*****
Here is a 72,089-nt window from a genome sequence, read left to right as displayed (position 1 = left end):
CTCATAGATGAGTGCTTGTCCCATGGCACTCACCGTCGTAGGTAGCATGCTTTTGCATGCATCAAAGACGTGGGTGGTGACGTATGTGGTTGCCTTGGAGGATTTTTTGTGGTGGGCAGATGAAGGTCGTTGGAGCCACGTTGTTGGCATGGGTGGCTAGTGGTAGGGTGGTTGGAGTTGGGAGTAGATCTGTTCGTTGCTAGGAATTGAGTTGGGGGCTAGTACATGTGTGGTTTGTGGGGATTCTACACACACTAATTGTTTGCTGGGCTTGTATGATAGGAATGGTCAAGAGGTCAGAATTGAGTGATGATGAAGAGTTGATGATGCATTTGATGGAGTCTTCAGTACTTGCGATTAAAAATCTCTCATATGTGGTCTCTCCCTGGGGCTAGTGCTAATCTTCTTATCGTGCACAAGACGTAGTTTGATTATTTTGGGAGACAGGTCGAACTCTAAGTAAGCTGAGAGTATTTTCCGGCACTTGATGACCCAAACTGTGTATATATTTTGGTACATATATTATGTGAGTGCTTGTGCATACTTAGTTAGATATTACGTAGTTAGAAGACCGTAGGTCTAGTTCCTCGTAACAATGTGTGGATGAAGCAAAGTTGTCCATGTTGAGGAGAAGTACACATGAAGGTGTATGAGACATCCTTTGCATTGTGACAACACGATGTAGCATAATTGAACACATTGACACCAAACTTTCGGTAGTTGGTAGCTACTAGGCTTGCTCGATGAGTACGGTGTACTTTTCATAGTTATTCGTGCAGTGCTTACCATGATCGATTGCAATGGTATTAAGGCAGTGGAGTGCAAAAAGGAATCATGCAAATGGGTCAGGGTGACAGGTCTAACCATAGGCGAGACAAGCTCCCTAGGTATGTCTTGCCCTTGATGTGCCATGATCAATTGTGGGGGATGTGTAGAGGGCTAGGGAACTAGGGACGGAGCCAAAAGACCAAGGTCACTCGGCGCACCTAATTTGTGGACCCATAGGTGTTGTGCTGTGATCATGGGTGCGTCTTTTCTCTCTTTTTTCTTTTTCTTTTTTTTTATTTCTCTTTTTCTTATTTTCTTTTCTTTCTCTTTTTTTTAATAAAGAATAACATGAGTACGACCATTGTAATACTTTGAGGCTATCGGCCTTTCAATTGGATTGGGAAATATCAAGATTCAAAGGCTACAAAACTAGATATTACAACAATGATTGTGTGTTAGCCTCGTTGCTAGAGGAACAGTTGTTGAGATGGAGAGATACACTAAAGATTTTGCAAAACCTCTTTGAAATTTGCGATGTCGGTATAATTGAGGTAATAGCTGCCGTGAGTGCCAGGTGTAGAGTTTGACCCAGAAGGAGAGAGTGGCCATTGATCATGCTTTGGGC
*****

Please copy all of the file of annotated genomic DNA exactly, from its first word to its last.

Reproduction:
Here is a 72,089-nt window from a genome sequence, read left to right as displayed (position 1 = left end):
CTCATAGATGAGTGCTTGTCCCATGGCACTCACCGTCGTAGGTAGCATGCTTTTGCATGCATCAAAGACGTGGGTGGTGACGTATGTGGTTGCCTTGGAGGATTTTTTGTGGTGGGCAGATGAAGGTCGTTGGAGCCACGTTGTTGGCATGGGTGGCTAGTGGTAGGGTGGTTGGAGTTGGGAGTAGATCTGTTCGTTGCTAGGAATTGAGTTGGGGGCTAGTACATGTGTGGTTTGTGGGGATTCTACACACACTAATTGTTTGCTGGGCTTGTATGATAGGAATGGTCAAGAGGTCAGAATTGAGTGATGATGAAGAGTTGATGATGCATTTGATGGAGTCTTCAGTACTTGCGATTAAAAATCTCTCATATGTGGTCTCTCCCTGGGGCTAGTGCTAATCTTCTTATCGTGCACAAGACGTAGTTTGATTATTTTGGGAGACAGGTCGAACTCTAAGTAAGCTGAGAGTATTTTCCGGCACTTGATGACCCAAACTGTGTATATATTTTGGTACATATATTATGTGAGTGCTTGTGCATACTTAGTTAGATATTACGTAGTTAGAAGACCGTAGGTCTAGTTCCTCGTAACAATGTGTGGATGAAGCAAAGTTGTCCATGTTGAGGAGAAGTACACATGAAGGTGTATGAGACATCCTTTGCATTGTGACAACACGATGTAGCATAATTGAACACATTGACACCAAACTTTCGGTAGTTGGTAGCTACTAGGCTTGCTCGATGAGTACGGTGTACTTTTCATAGTTATTCGTGCAGTGCTTACCATGATCGATTGCAATGGTATTAAGGCAGTGGAGTGCAAAAAGGAATCATGCAAATGGGTCAGGGTGACAGGTCTAACCATAGGCGAGACAAGCTCCCTAGGTATGTCTTGCCCTTGATGTGCCATGATCAATTGTGGGGGATGTGTAGAGGGCTAGGGAACTAGGGACGGAGCCAAAAGACCAAGGTCACTCGGCGCACCTAATTTGTGGACCCATAGGTGTTGTGCTGTGATCATGGGTGCGTCTTTTCTCTCTTTTTTCTTTTTCTTTTTTTTTATTTCTCTTTTTCTTATTTTCTTTTCTTTCTCTTTTTTTTAATAAAGAATAACATGAGTACGACCATTGTAATACTTTGAGGCTATCGGCCTTTCAATTGGATTGGGAAATATCAAGATTCAAAGGCTACAAAACTAGATATTACAACAATGATTGTGTGTTAGCCTCGTTGCTAGAGGAACAGTTGTTGAGATGGAGAGATACACTAAAGATTTTGCAAAACCTCTTTGAAATTTGCGATGTCGGTATAATTGAGGTAATAGCTGCCGTGAGTGCCAGGTGTAGAGTTTGACCCAGAAGGAGAGAGTGGCCATTGATCATGCTTTGGGC